Debate by the NSW Assembly on the Voluntary Assisted Dying Bill (2021)

11 November 2021
A letter to the People of God in the Diocese of Broken Bay

Thursday 11 November 2021
Feast of Saint Martin of Tours

My dear sisters and brothers in Christ,

Debate by the NSW Assembly on the Voluntary Assisted Dying Bill (2021) commenced last Friday in the State Parliament. The discussion that will ensue over the coming weeks, and most likely into early 2022, will be both personal and passionate as Members of Parliament speak from both their own perspective and that of their electorates. I have written to the Members of Parliament of the electorates in our Diocese to express my grave concern about development and to urge them to consider carefully its implications.

In respect to this sensitive matter, the social mood has clearly continued to evolve in a way that the language of personal rights has achieved considerable dominance over concern for the common good. All who are engaged in this question are committed to the alleviation of unbearable human suffering. We are united in this common endeavour. It is the question of how such suffering might be mitigated that forms radically different perspectives in the debate.

It has long been the understanding in the Catholic Tradition that extraordinary means are not a moral requirement for the preservation of life. Each person must have the right to determine to withdraw from such treatment if the consequences are not for the benefit of a quality of life. The direct termination of life, however, is a different matter. As a form of palliation, termination, though technically achievable in a sterile and controlled manner, is an unacceptable solution to the problem of suffering. It is not how we may be able to eliminate those who suffer that makes for a genuinely human society but rather how we care for them. “Voluntary Assisted Dying” is a failure of humanity. Where doctors are free to destroy life, rather than to protect it, there eventually society accepts the sanction of the State to determine who lives and who dies.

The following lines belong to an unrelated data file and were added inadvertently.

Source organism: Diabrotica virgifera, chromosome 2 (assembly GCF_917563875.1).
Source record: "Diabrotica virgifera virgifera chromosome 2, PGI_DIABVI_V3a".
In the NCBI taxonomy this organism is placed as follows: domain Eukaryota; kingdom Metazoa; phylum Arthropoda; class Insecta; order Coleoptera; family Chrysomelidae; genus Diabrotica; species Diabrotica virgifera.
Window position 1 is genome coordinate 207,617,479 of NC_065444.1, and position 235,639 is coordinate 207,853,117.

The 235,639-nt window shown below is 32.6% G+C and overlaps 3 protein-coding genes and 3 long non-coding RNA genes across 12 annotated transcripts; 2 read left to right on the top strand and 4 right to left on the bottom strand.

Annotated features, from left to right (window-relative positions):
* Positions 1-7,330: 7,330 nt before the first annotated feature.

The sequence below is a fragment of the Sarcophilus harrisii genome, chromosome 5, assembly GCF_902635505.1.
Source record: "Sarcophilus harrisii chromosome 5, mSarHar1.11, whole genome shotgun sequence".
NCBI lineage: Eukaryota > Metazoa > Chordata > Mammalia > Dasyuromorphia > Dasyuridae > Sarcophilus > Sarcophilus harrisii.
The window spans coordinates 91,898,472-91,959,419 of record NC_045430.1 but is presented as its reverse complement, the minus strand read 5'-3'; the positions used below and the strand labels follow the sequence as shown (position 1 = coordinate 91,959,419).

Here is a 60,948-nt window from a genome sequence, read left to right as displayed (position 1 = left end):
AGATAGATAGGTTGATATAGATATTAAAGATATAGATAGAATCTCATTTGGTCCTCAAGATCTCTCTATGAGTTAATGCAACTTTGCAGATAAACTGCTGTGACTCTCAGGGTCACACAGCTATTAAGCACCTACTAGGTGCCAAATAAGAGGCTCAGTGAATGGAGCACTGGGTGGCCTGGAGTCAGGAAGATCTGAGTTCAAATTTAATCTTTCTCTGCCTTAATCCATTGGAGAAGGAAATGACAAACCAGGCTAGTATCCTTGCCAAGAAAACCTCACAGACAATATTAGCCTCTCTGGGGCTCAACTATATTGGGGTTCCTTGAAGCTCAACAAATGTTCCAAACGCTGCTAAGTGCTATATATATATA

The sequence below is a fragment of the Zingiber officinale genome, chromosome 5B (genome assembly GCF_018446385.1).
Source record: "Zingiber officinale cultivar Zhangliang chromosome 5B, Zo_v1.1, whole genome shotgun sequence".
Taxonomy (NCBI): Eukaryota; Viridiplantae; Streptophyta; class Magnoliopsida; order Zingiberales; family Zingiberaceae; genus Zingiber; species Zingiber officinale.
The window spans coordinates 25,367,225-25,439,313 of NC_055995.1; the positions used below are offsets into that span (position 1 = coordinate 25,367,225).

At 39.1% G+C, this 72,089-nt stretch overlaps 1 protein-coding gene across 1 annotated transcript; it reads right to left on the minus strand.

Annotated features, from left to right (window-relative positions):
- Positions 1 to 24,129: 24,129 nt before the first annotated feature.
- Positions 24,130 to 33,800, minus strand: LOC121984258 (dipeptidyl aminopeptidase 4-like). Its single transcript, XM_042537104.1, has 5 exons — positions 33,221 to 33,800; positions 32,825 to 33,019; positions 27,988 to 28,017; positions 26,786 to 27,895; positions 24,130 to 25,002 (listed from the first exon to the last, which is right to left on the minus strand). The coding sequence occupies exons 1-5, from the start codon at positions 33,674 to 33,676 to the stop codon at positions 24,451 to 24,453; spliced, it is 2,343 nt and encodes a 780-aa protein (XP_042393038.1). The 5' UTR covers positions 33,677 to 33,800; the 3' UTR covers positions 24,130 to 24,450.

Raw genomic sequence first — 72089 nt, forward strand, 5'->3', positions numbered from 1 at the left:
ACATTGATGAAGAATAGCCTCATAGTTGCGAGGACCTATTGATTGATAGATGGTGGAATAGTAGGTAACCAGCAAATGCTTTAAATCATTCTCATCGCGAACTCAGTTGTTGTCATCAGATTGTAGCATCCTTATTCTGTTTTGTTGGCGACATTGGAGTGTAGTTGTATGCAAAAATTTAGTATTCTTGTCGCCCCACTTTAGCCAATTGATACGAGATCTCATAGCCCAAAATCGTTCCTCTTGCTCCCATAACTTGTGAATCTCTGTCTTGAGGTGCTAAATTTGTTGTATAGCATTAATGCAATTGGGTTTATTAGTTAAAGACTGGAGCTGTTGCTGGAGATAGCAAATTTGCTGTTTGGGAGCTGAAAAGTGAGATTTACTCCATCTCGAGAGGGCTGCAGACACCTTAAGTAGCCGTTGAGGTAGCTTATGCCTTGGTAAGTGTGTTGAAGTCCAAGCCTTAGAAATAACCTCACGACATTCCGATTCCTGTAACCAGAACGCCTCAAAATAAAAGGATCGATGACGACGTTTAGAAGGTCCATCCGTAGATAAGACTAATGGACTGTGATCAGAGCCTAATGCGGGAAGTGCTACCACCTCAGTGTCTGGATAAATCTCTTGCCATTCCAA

In the debate that unfolds over the coming weeks, much weight will be given to the testimony of personal experience, the pain of watching loved ones die. Such deeply moving stories, however, must be heard in the context of what makes for a truly compassionate society. The therapeutic termination of life is not an acceptable form of compassion; it is the avoidance of genuine care and the obligation of the State to provide the necessary resources for its exercise.

Legislative change in other Australian jurisdictions should not be the basis for the same in the State of New South Wales. It would be commendatory for this State to propose a different strategy to the problem of human suffering – one that is not based on the technical capacity of controlled termination but on the much more humane mystery of human care for the vulnerable. This is particularly the case in regional and rural NSW in which it is known that the lack of access to palliative care and general health services are driving factors in people’s desire to seek euthanasia as an option.

The Catholic community stands against this proposed legislation. Its institutions will not participate in an act that they consider abhorrent, nor allow their sites to be used in a way that violates religious conscience and for those acts contrary for which authentic medicine stands.

I encourage our people to ring, write or email their own local Members of Parliament to register their objection to the passing of Voluntary Assisted Dying Bill (2021). Your voice will be critical throughout the parliamentary debate. Let us address the problem of suffering. Let us do so, however, in a way that promotes a culture of life within our society rather than which insinuates a culture of death, sanitised though it may be.

Sincerely yours in Christ,

Most Rev Anthony Randazzo DD, JCL
Bishop of Broken Bay